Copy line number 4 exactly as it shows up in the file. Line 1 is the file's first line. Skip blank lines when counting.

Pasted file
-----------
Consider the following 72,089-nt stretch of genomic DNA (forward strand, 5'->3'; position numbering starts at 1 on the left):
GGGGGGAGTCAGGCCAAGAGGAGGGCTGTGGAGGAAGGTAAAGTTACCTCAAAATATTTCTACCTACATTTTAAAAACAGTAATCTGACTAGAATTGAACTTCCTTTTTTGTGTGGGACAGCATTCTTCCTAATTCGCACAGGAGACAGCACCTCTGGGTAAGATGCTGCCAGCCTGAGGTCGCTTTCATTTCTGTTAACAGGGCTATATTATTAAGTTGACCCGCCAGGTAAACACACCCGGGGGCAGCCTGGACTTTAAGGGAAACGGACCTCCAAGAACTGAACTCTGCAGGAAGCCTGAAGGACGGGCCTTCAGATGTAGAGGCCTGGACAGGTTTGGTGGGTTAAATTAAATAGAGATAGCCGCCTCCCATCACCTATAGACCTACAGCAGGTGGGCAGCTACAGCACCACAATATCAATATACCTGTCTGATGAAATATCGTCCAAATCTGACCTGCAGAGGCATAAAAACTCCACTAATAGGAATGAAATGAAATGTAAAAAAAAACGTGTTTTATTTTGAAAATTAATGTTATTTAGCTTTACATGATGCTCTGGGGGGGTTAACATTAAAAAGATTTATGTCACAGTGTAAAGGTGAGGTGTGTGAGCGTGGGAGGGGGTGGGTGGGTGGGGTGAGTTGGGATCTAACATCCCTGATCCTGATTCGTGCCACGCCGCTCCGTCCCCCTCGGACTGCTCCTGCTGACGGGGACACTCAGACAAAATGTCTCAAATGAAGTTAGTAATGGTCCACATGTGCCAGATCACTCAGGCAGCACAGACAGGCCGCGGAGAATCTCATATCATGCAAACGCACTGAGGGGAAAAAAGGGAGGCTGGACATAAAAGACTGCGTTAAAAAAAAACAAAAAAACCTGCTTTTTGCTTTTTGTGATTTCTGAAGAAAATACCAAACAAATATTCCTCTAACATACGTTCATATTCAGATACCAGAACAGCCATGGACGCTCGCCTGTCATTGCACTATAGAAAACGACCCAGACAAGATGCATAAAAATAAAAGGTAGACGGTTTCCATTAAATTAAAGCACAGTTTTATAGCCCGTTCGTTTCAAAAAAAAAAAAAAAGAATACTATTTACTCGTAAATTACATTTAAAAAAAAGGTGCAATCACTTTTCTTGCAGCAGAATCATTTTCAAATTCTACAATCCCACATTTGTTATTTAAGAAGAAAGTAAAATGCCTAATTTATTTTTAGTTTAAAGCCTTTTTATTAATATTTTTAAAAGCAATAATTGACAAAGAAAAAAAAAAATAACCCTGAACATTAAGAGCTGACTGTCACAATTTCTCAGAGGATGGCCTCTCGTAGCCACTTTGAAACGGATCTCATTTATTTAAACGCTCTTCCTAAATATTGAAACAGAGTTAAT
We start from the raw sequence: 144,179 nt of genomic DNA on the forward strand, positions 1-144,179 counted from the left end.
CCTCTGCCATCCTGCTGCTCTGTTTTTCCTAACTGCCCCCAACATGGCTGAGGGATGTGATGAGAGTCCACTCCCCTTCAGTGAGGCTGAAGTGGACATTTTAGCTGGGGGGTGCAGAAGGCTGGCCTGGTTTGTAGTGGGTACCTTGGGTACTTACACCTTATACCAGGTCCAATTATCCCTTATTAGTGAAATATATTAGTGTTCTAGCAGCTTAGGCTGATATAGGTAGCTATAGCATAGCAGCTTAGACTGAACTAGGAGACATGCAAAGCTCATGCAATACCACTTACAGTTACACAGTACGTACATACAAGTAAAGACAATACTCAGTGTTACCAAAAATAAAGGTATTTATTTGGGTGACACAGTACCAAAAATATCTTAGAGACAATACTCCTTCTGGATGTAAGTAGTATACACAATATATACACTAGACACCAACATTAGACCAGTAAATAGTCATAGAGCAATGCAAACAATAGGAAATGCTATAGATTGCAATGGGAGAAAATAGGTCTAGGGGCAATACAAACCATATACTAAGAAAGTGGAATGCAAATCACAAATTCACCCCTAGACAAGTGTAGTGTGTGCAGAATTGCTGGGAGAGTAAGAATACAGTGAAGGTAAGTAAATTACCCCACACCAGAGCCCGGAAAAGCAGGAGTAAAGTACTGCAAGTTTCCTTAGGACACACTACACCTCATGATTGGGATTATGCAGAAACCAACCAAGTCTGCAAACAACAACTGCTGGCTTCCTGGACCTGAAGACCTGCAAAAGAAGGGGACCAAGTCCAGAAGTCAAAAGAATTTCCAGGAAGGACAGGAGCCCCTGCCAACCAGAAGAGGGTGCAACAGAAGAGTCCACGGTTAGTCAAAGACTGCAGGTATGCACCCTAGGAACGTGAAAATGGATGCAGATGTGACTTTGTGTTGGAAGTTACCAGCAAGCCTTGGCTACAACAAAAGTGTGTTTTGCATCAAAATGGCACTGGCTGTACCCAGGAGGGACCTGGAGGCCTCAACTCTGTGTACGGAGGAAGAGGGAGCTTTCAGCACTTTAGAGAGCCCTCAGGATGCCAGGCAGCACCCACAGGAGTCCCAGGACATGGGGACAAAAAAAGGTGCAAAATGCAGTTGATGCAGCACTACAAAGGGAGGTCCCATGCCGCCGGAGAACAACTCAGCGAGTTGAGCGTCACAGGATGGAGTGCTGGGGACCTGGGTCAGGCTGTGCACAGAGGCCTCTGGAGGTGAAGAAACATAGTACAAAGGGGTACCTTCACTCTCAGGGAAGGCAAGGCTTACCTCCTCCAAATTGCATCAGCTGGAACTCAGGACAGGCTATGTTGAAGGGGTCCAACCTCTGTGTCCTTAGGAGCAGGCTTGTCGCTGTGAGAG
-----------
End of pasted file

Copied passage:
CCTCTGCCATCCTGCTGCTCTGTTTTTCCTAACTGCCCCCAACATGGCTGAGGGATGTGATGAGAGTCCACTCCCCTTCAGTGAGGCTGAAGTGGACATTTTAGCTGGGGGGTGCAGAAGGCTGGCCTGGTTTGTAGTGGGTACCTTGGGTACTTACACCTTATACCAGGTCCAATTATCCCTTATTAGTGAAATATATTAGTGTTCTAGCAGCTTAGGCTGATATAGGTAGCTATAGCATAGCAGCTTAGACTGAACTAGGAGACATGCAAAGCTCATGCAATACCACTTACAGTTACACAGTACGTACATACAAGTAAAGACAATACTCAGTGTTACCAAAAATAAAGGTATTTATTTGGGTGACACAGTACCAAAAATATCTTAGAGACAATACTCCTTCTGGATGTAAGTAGTATACACAATATATACACTAGACACCAACATTAGACCAGTAAATAGTCATAGAGCAATGCAAACAATAGGAAATGCTATAGATTGCAATGGGAGAAAATAGGTCTAGGGGCAATACAAACCATATACTAAGAAAGTGGAATGCAAATCACAAATTCACCCCTAGACAAGTGTAGTGTGTGCAGAATTGCTGGGAGAGTAAGAATACAGTGAAGGTAAGTAAATTACCCCACACCAGAGCCCGGAAAAGCAGGAGTAAAGTACTGCAAGTTTCCTTAGGACACACTACACCTCATGATTGGGATTATGCAGAAACCAACCAAGTCTGCAAACAACAACTGCTGGCTTCCTGGACCTGAAGACCTGCAAAAGAAGGGGACCAAGTCCAGAAGTCAAAAGAATTTCCAGGAAGGACAGGAGCCCCTGCCAACCAGAAGAGGGTGCAACAGAAGAGTCCACGGTTAGTCAAAGACTGCAGGTATGCACCCTAGGAACGTGAAAATGGATGCAGATGTGACTTTGTGTTGGAAGTTACCAGCAAGCCTTGGCTACAACAAAAGTGTGTTTTGCATCAAAATGGCACTGGCTGTACCCAGGAGGGACCTGGAGGCCTCAACTCTGTGTACGGAGGAAGAGGGAGCTTTCAGCACTTTAGAGAGCCCTCAGGATGCCAGGCAGCACCCACAGGAGTCCCAGGACATGGGGACAAAAAAAGGTGCAAAATGCAGTTGATGCAGCACTACAAAGGGAGGTCCCATGCCGCCGGAGAACAACTCAGCGAGTTGAGCGTCACAGGATGGAGTGCTGGGGACCTGGGTCAGGCTGTGCACAGAGGCCTCTGGAGGTGAAGAAACATAGTACAAAGGGGTACCTTCACTCTCAGGGAAGGCAAGGCTTACCTCCTCCAAATTGCATCAGCTGGAACTCAGGACAGGCTATGTTGAAGGGGTCCAACCTCTGTGTCCTTAGGAGCAGGCTTGTCGCTGTGAGAG